FFAS kicks off U-19 tournament
FFAS kicked off its U-19 tournament with the aim of selecting a national team for the upcoming OFC competition slated for later this year.
“The international youth competition used to be U-20 run by OFC and in preparation for the FIFA World Cup of this age group,” explained FFAS President Faiivae Iuli Alex Godinet before officially opening the games on January 25. “But it has now been changed to U-19 so that players in this tournament will qualify by age for FIFA’s U-20.
“So to prepare for the OFC tournament our technical staff have come up with an FFAS U-19 competition in the format you will be competing in to help them select a national squad.”
The make up of the FFAS U-19 tournament is the division of clubs into four zones and named after the islands that make up American Samoa — Tutuila, Aunu’u, Swains and Manu’a.
The Aunu’u team consists of Pago Youth, PanSa and Atu’u Broncos clubs while Swains Island is made up from Utulei Youth, Green Bay and Kiwi Soccers. Vaiala Tongan, Ilaoa & To’omata and Vaitogi United are known as Manu’a while Tutuila consists of the Tafuna Jets, Black Roses, Lion Heart and FC SKBC clubs.
“You all must understand that under FIFA’s rules and regulations, as an international player you must hold the passport of the country you play for so therefore if you are a U.S. National or U.S. citizen then you are qualified to be selected for our U-19 National Team,” Faiivae explained. “However, we have opened this tournament up to players of other nationalities. You can play in this tournament but you cannot be selected because of the different passport you hold.”
New Zealand is the host of the 2015 U-20 FIFA World Cup and thus automatically qualify for the tournament. This means an Oceania representative to next year’s U-20 World Cup will come from 10 other nations — American Samoa, Cook Islands, Fiji, New Caledonia, Papua New Guinea, Samoa, Solomon Islands, Tahiti, Tonga and Vanuatu.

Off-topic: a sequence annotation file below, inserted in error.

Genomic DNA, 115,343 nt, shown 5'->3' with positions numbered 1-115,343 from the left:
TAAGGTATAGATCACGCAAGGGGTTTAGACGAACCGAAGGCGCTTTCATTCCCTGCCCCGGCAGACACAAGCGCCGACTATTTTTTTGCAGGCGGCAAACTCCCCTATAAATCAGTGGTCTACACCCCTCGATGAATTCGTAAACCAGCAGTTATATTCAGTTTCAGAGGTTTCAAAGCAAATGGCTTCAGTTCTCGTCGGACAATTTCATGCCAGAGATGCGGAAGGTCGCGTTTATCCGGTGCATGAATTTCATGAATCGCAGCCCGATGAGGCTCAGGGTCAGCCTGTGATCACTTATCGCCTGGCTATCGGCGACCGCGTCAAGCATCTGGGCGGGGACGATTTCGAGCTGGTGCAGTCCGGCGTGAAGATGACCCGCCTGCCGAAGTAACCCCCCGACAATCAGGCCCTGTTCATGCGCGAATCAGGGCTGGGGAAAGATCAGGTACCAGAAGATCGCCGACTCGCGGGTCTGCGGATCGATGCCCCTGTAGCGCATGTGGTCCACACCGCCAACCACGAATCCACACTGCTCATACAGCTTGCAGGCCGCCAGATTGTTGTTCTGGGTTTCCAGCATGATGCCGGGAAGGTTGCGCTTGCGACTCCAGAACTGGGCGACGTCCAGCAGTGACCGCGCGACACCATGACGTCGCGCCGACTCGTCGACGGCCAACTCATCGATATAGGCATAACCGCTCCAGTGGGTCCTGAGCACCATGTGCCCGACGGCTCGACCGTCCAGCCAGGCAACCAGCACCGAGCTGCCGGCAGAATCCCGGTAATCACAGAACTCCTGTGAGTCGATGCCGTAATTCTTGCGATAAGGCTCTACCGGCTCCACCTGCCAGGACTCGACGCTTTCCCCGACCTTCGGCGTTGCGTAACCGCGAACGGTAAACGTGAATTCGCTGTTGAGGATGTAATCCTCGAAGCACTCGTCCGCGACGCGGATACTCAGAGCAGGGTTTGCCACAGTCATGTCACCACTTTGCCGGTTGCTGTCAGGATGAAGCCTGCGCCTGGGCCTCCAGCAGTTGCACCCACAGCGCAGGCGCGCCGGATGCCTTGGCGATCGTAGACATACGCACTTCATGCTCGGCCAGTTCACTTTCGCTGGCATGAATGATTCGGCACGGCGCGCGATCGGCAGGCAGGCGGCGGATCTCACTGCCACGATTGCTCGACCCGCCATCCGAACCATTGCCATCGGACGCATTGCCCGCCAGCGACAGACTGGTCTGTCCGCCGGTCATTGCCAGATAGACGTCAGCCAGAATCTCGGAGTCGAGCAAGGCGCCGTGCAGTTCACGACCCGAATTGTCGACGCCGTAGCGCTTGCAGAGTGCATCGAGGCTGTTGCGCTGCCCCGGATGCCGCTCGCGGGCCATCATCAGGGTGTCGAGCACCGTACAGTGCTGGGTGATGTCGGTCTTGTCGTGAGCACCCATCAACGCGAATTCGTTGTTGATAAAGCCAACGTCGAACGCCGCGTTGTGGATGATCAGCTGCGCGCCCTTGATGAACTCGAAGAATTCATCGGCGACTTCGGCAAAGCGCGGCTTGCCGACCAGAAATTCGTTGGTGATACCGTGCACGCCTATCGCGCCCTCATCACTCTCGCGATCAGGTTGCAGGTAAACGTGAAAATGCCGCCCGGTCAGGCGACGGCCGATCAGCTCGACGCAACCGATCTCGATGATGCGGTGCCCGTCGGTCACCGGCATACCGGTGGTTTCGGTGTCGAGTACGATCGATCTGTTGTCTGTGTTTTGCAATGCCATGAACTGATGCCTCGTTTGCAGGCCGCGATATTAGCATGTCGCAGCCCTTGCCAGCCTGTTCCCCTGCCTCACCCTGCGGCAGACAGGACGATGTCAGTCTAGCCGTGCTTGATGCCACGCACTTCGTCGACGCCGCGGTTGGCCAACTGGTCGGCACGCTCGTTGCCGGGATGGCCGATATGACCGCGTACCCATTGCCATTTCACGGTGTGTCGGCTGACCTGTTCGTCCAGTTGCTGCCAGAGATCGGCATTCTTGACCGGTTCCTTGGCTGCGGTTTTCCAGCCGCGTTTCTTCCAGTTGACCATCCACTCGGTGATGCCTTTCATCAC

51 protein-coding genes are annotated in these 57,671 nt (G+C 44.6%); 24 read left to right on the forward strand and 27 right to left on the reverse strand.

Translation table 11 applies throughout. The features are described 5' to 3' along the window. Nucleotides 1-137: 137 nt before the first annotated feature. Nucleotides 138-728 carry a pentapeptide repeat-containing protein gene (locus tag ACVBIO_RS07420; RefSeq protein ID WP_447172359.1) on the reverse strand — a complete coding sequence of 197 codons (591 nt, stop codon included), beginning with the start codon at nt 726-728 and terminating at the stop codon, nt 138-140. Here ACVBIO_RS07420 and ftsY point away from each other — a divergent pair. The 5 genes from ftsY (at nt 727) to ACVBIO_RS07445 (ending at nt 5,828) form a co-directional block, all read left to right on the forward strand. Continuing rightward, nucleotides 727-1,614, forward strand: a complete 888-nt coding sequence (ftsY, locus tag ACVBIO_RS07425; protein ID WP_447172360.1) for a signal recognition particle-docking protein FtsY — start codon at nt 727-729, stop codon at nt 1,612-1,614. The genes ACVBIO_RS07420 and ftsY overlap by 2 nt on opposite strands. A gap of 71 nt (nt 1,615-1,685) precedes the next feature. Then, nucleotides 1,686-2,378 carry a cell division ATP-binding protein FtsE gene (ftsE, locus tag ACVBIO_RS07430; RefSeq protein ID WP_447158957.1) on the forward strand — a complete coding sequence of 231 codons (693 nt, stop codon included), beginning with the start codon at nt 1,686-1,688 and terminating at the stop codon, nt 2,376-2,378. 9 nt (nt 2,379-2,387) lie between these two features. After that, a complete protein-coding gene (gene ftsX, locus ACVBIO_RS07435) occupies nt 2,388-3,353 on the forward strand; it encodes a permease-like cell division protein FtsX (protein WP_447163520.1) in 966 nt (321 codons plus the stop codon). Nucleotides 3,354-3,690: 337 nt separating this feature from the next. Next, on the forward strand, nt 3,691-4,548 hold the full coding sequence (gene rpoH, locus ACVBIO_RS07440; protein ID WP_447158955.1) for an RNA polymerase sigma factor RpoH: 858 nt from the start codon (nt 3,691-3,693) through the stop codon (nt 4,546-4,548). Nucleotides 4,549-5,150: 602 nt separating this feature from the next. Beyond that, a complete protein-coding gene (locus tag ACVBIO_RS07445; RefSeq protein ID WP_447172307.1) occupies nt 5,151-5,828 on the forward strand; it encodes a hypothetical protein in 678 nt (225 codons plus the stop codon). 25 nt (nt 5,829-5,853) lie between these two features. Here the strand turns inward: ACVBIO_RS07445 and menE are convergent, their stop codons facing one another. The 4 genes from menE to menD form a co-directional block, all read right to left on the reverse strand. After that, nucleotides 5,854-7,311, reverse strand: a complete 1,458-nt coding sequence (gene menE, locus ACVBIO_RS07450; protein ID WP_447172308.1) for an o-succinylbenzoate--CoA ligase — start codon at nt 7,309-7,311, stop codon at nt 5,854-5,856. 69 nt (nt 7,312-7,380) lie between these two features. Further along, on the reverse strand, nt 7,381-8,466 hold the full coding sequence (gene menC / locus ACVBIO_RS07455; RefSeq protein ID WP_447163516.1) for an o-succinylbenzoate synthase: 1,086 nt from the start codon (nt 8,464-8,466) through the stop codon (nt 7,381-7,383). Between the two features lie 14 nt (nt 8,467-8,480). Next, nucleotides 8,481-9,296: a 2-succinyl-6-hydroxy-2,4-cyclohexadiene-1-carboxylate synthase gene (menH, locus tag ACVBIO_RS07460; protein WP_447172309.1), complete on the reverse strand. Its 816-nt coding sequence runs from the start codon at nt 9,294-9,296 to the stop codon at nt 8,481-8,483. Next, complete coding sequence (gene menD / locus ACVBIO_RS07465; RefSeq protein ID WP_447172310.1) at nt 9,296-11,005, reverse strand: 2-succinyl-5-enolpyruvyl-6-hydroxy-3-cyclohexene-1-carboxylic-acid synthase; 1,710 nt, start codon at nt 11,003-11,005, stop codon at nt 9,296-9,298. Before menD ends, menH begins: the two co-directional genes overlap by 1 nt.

“I believe this is a great format for us because it will be hard for all of our clubs to field full squads on their own,” said FFAS CEO Tavita Taumua. “If this system works really well then this could be our format to select future youth national teams.”
As for the games, Tutuila drew 3-3 with Swains Island despite the former starting off the game with only eight players while Manu’a manhandled Aunu’u 6-1.
Teams will play in one round-robin followed with semi-finals and a final.
MANU’A 6, AUNU’U 1
It was a game some of the top, talented youth players that have represented American Samoa at past OFC international youth tournaments, producing a great first half before Manu’a took over in the second half.
Rafael “Fish” Rocha scored his first, putting Aunu’u ahead for the only time in the match before two goals by speedster Sinisa Tua had Manu’a leading for good.
Tua would finish the game with four goals.
Manu’a’s former youth international players on their squad are Tua, Sefo Ulugia and Paia Ipiniu (did not play). For Aunu’u they had Frederick Maiava, Johnny Sione, Iotamo Lameta, Heston Lameta, Michael Taumua and Puni Samuelu (did not play).
TUTUILA 3, SWAINS ISLAND 3
Despite fielding only eight players at the beginning, Tutuila still gave Swains Island a hard time.
By halftime Swains was up 2-1 but Tutuila came back to close out the match in a 3-3 draw.
Players that have represented American Samoa in youth international competitions for Swains are Kaleopa Siligi, Ne’emia Kaleopa, Lauatea Siatu’u and Palepoi Mauga while for Tutuila they are Reuben Luvu Jr., Paul Collins and Keni Tupuola
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